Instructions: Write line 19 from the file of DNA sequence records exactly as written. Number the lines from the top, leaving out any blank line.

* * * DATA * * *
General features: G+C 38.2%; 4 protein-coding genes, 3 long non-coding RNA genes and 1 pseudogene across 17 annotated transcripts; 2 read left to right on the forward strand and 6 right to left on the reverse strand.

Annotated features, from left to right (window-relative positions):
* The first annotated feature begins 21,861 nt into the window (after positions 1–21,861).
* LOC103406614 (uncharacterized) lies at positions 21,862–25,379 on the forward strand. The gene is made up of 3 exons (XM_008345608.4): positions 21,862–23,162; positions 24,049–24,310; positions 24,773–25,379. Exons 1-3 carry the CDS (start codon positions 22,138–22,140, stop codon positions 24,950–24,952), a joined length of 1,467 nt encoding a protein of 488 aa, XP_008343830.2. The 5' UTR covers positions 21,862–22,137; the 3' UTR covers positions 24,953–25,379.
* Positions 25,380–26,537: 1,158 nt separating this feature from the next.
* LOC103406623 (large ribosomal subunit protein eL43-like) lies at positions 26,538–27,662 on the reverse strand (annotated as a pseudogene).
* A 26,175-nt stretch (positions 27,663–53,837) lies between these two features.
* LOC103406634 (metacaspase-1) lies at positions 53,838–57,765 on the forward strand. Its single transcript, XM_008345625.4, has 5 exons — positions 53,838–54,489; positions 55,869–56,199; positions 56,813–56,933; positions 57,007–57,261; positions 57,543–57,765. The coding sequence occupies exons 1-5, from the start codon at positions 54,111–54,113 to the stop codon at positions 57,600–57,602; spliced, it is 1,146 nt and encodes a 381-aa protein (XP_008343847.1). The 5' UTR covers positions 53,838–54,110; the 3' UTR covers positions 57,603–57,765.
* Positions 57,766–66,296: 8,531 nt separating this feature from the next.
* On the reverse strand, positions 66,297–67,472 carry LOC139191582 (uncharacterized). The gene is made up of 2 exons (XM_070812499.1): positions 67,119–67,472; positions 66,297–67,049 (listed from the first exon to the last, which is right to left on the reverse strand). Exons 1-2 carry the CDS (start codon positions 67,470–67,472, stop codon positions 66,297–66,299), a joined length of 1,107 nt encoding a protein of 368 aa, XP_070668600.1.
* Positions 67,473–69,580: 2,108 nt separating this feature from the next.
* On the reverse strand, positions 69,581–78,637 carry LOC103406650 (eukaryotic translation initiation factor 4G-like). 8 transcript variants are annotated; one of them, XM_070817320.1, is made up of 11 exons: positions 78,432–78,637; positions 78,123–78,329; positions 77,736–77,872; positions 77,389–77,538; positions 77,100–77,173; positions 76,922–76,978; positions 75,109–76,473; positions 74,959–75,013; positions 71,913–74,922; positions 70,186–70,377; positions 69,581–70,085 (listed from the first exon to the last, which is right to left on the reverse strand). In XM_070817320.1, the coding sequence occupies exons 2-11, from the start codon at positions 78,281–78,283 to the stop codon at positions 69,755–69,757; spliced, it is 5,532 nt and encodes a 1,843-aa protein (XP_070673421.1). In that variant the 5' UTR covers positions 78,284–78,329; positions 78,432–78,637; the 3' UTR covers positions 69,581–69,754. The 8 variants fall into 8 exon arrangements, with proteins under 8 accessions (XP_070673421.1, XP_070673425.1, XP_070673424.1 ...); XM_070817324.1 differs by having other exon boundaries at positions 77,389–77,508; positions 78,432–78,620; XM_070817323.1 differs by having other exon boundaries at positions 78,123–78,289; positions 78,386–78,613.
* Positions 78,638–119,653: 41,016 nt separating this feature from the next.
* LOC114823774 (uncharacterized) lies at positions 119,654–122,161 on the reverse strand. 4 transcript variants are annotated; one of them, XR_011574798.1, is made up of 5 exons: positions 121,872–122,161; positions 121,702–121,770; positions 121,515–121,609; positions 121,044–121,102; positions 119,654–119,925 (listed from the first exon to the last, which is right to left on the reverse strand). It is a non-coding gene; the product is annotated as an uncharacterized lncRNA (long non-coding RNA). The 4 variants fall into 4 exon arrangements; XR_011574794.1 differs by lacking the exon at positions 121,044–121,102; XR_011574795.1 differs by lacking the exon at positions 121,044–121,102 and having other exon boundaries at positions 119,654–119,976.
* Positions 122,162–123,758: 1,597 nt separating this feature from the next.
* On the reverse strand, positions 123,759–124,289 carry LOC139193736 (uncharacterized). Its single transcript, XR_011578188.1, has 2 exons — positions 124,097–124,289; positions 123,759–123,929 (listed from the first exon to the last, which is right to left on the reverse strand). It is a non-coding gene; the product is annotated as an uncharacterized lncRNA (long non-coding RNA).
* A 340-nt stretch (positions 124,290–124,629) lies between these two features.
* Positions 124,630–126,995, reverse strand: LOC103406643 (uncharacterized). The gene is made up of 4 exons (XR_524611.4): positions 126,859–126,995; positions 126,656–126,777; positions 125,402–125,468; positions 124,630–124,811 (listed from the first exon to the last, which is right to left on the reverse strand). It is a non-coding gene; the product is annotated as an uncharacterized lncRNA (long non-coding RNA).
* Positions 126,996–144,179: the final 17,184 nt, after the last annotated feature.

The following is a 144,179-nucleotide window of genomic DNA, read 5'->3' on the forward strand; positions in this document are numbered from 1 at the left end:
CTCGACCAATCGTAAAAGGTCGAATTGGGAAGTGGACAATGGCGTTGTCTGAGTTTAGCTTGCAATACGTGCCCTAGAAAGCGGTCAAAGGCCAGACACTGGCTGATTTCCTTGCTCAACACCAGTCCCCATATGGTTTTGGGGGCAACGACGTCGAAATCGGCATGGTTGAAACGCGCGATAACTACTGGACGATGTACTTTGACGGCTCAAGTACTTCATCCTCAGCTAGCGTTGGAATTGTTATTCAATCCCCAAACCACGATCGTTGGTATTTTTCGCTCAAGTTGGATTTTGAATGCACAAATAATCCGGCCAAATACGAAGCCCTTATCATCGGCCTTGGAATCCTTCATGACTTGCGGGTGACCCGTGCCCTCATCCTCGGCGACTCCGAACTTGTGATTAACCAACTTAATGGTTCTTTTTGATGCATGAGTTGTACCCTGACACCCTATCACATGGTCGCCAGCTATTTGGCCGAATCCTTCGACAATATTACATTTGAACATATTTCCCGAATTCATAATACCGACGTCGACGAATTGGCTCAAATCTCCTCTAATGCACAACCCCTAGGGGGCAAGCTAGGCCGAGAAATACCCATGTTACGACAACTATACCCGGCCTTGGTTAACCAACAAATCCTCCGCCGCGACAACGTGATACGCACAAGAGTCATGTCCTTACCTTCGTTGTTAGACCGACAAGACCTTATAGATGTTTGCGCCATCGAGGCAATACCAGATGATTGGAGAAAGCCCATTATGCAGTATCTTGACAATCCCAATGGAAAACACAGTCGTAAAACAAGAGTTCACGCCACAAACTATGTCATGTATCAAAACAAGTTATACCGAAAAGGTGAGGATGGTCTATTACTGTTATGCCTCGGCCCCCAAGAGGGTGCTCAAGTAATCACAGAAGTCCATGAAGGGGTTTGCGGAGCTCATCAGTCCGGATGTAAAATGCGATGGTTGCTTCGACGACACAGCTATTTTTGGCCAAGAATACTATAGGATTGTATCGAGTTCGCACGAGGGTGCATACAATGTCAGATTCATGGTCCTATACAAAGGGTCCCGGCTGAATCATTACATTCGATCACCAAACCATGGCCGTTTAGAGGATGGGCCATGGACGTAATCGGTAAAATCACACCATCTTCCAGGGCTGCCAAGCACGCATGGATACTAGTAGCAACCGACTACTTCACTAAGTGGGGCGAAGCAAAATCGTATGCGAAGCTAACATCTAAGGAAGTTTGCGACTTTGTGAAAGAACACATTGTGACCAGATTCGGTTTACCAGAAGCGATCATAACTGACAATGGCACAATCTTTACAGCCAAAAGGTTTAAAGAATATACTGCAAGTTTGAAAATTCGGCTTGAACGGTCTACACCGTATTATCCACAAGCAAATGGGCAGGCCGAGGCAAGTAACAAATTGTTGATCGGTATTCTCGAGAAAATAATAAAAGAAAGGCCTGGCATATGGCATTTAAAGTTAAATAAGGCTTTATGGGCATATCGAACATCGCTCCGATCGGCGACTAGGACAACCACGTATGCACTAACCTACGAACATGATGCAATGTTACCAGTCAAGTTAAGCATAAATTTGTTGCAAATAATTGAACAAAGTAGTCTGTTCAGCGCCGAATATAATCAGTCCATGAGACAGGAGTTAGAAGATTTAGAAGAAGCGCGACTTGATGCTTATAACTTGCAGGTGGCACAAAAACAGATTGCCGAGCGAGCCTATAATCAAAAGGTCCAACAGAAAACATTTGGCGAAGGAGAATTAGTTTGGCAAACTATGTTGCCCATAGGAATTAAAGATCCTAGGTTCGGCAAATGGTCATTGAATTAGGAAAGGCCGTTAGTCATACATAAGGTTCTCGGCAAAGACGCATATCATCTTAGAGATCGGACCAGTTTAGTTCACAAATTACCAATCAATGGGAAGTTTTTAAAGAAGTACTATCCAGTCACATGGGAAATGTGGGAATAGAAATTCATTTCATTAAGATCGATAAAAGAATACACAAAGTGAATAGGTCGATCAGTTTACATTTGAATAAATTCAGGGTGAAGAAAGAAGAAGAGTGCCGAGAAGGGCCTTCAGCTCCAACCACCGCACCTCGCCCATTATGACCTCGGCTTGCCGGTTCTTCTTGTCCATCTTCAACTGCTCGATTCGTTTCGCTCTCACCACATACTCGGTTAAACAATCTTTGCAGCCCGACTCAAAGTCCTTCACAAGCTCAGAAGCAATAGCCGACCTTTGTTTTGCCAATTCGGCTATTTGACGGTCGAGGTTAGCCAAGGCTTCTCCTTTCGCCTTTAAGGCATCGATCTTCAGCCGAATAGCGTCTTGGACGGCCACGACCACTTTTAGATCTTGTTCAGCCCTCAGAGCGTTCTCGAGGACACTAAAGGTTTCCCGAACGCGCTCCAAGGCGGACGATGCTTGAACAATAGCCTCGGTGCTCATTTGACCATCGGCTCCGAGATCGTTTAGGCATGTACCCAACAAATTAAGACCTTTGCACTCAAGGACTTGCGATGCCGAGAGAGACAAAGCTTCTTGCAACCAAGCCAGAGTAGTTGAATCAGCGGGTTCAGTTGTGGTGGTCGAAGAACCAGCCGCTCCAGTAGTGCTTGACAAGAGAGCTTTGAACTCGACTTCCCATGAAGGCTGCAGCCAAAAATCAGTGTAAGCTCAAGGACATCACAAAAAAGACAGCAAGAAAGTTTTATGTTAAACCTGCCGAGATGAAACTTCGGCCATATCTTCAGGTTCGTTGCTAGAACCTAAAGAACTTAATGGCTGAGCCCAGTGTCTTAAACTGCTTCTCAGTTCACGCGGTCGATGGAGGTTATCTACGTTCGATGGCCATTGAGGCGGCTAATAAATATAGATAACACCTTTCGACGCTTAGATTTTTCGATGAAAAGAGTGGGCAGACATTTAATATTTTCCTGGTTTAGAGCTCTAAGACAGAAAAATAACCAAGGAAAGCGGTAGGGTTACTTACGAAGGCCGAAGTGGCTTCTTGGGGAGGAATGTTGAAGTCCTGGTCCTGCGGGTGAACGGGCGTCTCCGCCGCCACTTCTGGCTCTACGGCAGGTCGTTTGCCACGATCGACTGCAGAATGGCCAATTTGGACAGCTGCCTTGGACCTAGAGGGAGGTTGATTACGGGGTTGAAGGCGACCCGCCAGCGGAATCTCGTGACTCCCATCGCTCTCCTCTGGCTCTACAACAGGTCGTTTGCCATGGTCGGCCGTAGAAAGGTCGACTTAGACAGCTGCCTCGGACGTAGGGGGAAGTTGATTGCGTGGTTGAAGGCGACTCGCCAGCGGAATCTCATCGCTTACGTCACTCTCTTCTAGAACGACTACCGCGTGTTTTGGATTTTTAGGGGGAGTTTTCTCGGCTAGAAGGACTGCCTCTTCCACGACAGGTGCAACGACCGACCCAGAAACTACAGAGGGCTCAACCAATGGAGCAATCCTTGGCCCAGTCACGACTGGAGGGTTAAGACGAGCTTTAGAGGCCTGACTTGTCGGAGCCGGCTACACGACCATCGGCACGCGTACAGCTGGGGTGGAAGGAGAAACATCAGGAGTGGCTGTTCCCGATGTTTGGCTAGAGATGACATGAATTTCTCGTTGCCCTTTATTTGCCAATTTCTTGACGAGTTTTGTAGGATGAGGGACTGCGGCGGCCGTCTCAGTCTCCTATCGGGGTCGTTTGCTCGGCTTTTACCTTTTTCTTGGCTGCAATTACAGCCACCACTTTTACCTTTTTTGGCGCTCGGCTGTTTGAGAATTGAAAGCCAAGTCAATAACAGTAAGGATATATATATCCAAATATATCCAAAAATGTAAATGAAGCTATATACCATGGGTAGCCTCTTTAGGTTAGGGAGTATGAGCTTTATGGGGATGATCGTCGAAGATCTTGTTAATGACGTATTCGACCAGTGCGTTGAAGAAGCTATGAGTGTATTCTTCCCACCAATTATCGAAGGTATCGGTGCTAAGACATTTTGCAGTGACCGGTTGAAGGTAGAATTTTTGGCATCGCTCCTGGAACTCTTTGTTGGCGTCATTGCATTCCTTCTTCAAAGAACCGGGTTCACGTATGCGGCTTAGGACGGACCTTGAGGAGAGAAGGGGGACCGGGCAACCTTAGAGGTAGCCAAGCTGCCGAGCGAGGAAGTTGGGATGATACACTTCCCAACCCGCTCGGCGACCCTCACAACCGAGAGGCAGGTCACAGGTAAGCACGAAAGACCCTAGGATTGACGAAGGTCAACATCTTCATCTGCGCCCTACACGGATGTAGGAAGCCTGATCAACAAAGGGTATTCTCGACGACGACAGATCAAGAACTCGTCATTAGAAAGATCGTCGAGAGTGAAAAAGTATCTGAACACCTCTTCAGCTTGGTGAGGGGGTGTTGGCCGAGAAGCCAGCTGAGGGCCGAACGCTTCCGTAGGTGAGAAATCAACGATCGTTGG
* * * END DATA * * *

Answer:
* Positions 126,996–144,179: the final 17,184 nt, after the last annotated feature.